Researchers call for new guidelines for women using family planning services in Aids-hit areas. Campaigns to increase the number of women opting for long-lasting contraceptive injections in Aids-hit parts of the developing world could be helping to spread the epidemic, scientists are warning.
New research shows that women who use hormonal contraceptives may double their risk of contracting HIV and of passing it to their male partner, throwing up a new dilemma for global development.
The authors of the large-scale study, published in the journal Lancet Infectious Diseases, call for urgent guidance to be drawn up and given to women using family planning services in HIV-endemic areas. The study showed particularly that the risk of HIV transmission was raised by the long-lasting injections that are most widely used and most popular in the sub-Saharan regions worst hit by the Aids epidemic.
The results present a significant problem for global health and development. Unwanted pregnancy is a threat to a woman’s life and can lead to greater poverty and deprivation for her family. The more children she has, the harder it will be to feed and educate them.
While family planning is still resisted in parts of the developing world, campaigns to promote injectable contraception have met with some success. Many women have sought out the injections that last for months and that they can sometimes get without their husband’s knowledge if he refuses permission.
But the study of 3,800 couples shows that there is a risk which has previously been suspected but unconfirmed. The risk was present for those who took the pill too, but it was not statistically significant because most women in the study had opted for injections.
“These findings have important implications for family planning and HIV-1 prevention programmes, especially in settings with high HIV-1 prevalence”, said Jared Baeten from the University of Washington, Seattle, one of the study’s authors.
“Recommendations regarding contraceptive use, particularly emphasising the importance of dual protection with condoms and the use of non-hormonal and low-dose hormonal methods for women with or at risk for HIV-1, are urgently needed,” said lead study author Renee Heffron, also from the University of Washington.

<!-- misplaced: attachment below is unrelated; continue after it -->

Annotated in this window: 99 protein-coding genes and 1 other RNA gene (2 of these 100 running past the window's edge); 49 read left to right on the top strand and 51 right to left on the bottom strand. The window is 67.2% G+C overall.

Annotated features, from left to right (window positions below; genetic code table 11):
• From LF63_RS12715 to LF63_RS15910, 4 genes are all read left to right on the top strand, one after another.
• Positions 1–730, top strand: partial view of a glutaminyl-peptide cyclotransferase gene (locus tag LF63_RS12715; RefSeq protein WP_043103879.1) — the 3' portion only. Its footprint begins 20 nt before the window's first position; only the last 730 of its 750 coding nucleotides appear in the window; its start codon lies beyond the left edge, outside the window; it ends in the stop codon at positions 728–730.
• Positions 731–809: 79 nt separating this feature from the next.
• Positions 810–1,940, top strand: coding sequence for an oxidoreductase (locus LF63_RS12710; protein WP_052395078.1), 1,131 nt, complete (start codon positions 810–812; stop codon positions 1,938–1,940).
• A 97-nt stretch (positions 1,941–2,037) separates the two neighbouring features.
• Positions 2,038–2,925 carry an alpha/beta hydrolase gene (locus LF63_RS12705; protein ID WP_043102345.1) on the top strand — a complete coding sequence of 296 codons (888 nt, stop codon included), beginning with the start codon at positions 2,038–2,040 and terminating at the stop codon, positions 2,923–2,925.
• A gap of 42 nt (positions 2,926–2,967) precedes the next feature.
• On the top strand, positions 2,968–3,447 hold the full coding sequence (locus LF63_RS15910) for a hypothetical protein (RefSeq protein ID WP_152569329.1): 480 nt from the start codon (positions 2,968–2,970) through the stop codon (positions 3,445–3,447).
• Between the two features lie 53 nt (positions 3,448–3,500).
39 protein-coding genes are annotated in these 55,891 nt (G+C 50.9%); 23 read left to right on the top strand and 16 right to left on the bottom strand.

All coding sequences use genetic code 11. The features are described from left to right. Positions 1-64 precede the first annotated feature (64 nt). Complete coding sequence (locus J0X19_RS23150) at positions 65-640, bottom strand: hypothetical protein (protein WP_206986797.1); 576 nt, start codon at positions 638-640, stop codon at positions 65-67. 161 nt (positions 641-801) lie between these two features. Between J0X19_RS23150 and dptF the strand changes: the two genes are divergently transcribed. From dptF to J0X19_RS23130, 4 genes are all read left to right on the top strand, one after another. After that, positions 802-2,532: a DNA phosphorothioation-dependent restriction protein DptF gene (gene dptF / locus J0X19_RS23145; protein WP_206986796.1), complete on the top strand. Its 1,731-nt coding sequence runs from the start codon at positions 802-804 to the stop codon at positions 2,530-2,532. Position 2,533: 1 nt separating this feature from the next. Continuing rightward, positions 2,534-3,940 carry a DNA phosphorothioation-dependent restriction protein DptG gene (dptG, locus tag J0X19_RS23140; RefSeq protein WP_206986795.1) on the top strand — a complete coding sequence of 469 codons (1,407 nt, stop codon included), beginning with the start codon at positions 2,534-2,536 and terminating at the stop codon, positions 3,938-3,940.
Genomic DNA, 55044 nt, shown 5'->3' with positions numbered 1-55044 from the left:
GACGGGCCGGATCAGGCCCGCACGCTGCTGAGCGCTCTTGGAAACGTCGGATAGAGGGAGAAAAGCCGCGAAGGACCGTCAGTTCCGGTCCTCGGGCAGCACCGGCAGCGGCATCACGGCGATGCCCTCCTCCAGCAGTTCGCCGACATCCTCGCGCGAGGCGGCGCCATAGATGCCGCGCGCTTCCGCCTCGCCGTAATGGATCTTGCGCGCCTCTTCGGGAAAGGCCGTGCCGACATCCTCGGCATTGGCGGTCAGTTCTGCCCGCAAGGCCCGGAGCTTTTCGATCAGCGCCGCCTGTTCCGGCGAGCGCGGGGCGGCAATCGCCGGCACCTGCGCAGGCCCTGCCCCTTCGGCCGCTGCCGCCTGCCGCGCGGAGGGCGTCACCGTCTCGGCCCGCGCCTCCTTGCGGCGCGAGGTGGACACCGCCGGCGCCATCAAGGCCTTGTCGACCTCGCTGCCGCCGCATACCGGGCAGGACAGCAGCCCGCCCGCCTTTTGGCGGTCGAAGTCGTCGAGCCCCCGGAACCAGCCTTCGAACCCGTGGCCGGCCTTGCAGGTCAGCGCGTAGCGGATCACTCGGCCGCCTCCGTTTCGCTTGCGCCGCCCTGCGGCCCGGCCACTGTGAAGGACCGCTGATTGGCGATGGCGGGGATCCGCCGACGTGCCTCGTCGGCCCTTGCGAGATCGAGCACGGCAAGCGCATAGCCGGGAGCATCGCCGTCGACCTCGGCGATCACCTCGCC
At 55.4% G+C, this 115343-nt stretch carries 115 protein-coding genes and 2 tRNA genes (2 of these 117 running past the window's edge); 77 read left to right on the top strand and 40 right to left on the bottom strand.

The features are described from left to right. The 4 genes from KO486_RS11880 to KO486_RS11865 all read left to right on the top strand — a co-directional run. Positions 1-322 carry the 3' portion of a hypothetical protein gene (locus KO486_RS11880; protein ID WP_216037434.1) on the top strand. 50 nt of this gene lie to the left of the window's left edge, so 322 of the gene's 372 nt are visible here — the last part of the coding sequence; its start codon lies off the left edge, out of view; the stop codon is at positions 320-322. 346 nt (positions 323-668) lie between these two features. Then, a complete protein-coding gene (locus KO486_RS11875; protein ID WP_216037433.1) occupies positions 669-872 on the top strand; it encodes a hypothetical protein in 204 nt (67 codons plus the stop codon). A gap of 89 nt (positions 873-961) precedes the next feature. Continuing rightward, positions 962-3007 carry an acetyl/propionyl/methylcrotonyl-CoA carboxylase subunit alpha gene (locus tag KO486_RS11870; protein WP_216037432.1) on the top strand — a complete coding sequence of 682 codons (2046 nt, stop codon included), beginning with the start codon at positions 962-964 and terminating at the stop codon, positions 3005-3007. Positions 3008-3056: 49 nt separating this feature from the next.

More than 140 million women worldwide use some form of hormonal contraception.
The study group comprised 3,790 couples where one partner had HIV (usually the woman) although the other did not. They were drawn from two existing studies of HIV incidence in seven African countries – Botswana, Kenya, Rwanda, South Africa, Tanzania, Uganda and Zimbabwe.
The researchers found that women who did not have HIV were twice as likely to be infected by their partner if they were using hormonal contraception. Those who had HIV themselves were twice as likely to give it to their partner. Tests showed that women with HIV using injectable contraception had raised concentrations of virus inside the cervix. Researchers are unclear why and a larger study specifically designed to look at this issue should be carried out, they say.
Meanwhile women should be told there may be an increased risk of HIV infection if they use hormonal contraception and should be counselled that condoms will give them dual protection.
In a comment published by the journal, Charles Morrison from Clinical Sciences, Durham, USA, said: “Active promotion of DMPA [injectable contraception] in areas with high HIV incidence could be contributing to the HIV epidemic in sub-Saharan Africa, which would be tragic. Conversely, limiting one of the most highly used effective methods of contraception in sub-Saharan Africa would probably contribute to increased maternal mortality and morbidity and more low birth weight babies and orphans—an equally tragic result. The time to provide a more definitive answer to this critical public health question is now; the donor community should support a randomised trial of hormonal contraception and HIV acquisition.”
Original Article by Sarah Boseley, health editor at The Guardian